I never had any experience with this type of acne so initially I was dumbfounded. I researched and researched and finally came upon the answer. During this time, I tried a lot of products. I even became a Sephora VIB Rouge member!
This list of things I tried included three types sulfur based over the counter medications, coconut oil, tea tree extract, salicylic acid based medication, benzoyl peroxide based medications, and a various amount of face washes and masks. Not to mention the makeup to cover it all up.
The list of things I tried was exhaustive and expensive! Finally, I gave in. There was absolutely nothing over the counter that would touch my face. Coming to the realization that I needed something to attack the acne at its deepest level, I called and got an appointment with a dermatologist.
The Dermatologist and Treatment Protocol
Getting an appointment with the dermatologist took a while. All in all about 2 months from calling to the actual appointment. It was worth the wait- albeit I should have done it sooner. After my initial examination, we decided to move forward with an oral antibiotic and a topical cream consisting of a combination of a retinoid and benzoyl peroxide.
The decision to start a potentially lengthy treatment of oral antibiotics was not an easy one. According to the CDC, at least 2 million people are infected with antibiotic resistant bacteria. Of these affected people, over 23,000 died as a direct result. Largely these resistant strains are the fallout from years of the over-utilization of antibiotics.
When it comes to antibiotics, it is usually best practice to start with a broad spectrum and hope that it is able to take care of the infection. the term broad spectrum just merely means that it is effective against a large variety of organisms. Only if these do not work or are not warranted for a specific organism, do you then move on to more advanced antibiotics.
The doctor started me on tetracycline. Not only does this medication have an antibiotic property but also it also has some anti inflammatory properties as well. This is a bonus when treating cystic acne. We began with a 3 month plan of this medication. But this didn’t last.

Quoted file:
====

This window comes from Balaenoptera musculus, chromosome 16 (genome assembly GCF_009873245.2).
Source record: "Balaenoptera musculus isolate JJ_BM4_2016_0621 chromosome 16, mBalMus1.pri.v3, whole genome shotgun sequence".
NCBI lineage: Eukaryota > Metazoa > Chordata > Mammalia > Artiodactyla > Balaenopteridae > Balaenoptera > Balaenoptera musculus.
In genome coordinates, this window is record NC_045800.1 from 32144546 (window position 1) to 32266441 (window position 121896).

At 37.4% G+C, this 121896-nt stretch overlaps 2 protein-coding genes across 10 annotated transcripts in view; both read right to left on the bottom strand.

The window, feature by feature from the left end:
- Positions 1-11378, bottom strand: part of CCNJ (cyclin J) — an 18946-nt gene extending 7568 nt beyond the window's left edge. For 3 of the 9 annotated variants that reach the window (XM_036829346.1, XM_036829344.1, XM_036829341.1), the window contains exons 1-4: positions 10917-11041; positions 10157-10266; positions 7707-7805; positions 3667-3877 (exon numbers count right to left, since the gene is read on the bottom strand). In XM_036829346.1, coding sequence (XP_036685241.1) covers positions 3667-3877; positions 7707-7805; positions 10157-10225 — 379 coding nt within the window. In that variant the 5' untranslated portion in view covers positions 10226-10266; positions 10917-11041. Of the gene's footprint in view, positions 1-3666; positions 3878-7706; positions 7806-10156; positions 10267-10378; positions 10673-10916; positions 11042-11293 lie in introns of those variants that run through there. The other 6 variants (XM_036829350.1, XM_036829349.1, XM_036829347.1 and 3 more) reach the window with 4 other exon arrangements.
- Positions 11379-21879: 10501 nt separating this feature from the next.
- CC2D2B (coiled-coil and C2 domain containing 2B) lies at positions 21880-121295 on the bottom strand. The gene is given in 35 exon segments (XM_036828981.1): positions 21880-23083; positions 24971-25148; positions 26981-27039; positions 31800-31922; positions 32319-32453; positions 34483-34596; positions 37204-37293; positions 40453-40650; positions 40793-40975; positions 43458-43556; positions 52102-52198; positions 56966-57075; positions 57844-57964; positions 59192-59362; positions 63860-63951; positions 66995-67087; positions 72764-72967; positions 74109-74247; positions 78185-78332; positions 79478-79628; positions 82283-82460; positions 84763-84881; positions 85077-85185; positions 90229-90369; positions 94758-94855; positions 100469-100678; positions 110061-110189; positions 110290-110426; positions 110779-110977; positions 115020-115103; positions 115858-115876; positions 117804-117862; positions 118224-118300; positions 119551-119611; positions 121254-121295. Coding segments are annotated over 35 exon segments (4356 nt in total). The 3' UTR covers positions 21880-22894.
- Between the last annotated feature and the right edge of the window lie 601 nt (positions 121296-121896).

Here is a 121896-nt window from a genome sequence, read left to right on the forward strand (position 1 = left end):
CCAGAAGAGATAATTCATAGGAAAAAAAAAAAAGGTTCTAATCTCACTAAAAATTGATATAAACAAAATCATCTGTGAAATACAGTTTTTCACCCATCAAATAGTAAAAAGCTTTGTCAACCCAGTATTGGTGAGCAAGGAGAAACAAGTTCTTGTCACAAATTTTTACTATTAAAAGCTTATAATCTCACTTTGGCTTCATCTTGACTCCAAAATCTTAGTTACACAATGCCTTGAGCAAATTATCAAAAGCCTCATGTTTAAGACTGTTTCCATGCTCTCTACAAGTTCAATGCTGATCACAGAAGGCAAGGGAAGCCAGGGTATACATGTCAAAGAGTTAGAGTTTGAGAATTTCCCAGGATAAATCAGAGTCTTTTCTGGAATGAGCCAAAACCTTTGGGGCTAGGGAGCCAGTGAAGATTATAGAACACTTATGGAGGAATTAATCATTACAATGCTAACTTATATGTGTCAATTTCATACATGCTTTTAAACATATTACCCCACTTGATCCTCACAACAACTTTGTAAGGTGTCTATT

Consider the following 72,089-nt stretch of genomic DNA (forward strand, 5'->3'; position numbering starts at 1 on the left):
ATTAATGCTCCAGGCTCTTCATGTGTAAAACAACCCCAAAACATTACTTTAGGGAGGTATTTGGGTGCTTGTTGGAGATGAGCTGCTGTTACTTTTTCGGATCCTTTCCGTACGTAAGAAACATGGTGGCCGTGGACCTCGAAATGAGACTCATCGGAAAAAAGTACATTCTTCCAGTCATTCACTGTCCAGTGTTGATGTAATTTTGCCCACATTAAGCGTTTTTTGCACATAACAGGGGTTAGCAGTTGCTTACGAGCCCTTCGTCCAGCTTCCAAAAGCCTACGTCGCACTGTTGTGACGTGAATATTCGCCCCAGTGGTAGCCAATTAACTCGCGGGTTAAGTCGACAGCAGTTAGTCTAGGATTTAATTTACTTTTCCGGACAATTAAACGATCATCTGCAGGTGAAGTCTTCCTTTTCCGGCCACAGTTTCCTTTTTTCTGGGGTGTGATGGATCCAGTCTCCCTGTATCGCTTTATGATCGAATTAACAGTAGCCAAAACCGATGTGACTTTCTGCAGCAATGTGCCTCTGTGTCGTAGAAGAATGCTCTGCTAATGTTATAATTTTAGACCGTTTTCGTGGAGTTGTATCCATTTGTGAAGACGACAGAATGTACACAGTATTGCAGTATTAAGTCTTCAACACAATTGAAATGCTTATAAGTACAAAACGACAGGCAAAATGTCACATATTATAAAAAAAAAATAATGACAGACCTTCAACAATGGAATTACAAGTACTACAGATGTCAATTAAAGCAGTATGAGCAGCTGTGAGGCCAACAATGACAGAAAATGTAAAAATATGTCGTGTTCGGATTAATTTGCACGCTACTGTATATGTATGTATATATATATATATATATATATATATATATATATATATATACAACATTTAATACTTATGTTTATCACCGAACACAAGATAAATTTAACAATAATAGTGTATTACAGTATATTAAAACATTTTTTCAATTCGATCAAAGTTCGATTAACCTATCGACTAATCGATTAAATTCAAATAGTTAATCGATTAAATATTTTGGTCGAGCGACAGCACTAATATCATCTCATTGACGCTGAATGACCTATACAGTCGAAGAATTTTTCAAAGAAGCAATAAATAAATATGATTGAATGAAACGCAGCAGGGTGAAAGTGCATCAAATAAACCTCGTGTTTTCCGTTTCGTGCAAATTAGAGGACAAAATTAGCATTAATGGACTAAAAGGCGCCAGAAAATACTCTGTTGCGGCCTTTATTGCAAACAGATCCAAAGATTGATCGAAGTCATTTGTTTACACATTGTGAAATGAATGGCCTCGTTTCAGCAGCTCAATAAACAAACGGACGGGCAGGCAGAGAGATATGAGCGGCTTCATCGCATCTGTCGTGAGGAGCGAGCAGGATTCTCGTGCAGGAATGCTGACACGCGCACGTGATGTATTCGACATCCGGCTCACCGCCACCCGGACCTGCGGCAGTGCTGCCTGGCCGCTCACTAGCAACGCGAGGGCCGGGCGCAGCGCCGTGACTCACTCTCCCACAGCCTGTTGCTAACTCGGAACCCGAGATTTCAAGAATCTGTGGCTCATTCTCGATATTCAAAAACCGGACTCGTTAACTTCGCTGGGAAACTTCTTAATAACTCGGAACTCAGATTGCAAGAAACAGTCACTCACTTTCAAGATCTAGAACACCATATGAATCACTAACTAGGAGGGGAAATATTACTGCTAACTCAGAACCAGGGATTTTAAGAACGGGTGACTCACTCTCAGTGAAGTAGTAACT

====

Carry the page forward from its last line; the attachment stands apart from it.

One of the side effects of tetracycline is dizziness. Boy did it hit me hard. I am not usually one to have a lot of side effects from medications so I really thought this would be an easy thing for me to take. The first day I took the medication, I felt like I was drunk. You know the type of drunk when you close your eyes, the world is spinning so fast you may puke? Yep. That kind of feeling. It was awful.
The dermatologist quickly changed my medication to minocycline which is a very close cousin to tetracycline. However, because of the slight chemical variation in its makeup, I was able to tolerate this antibiotic after a few days.
We coupled this antibiotic with a topical cream called Epiduo. It contains Adapalene which is very much like Vitamin A in that it helps skin renew itself quickly. Therefore, those red marks would disappear quicker. The other ingredient is benzoyl peroxide which has an antibacterial property to help keep the skin free of bacteria.
The Light at the End of the Tunnel
During this time, I stopped all other over the counter treatments. I continued to wash my face with a gentle cleanser and follow up with a mild moisturizer (both cetaphil). Treatment continued for 9 months. My doctor really wanted me to stop after 6 months but I was having such good results, I begged for an extension.
Within the first month, the cysts were becoming fewer and fewer. The topical cream was helping to eradicate the red blotches and promote healing. Things were finally looking up!
This all took place about 5 years ago and I have been cystic acne free since. I get an occasional blemish every now and again due to my cycle and hormone fluctuations but these are usually small and heal easily.
The one residual effect on my face is that I have some areas of hypopigmentation where I was scarred from the cysts. Most times, my makeup hides the discoloration but in the summer it gets a little tricky if I am in the sun. These areas of my face do not tan at all.
These spots are the last reminders of what I went through. I am so glad it was just a season of my life. The most important take-away that I would like to impart is to make that appointment with the doctor sooner rather than later. Don’t tough it out and ignore your body. Don’t waste time and money trying all of the latest and greatest. Give yourself permission to put you first and take care of you. It is OK and necessary to do this!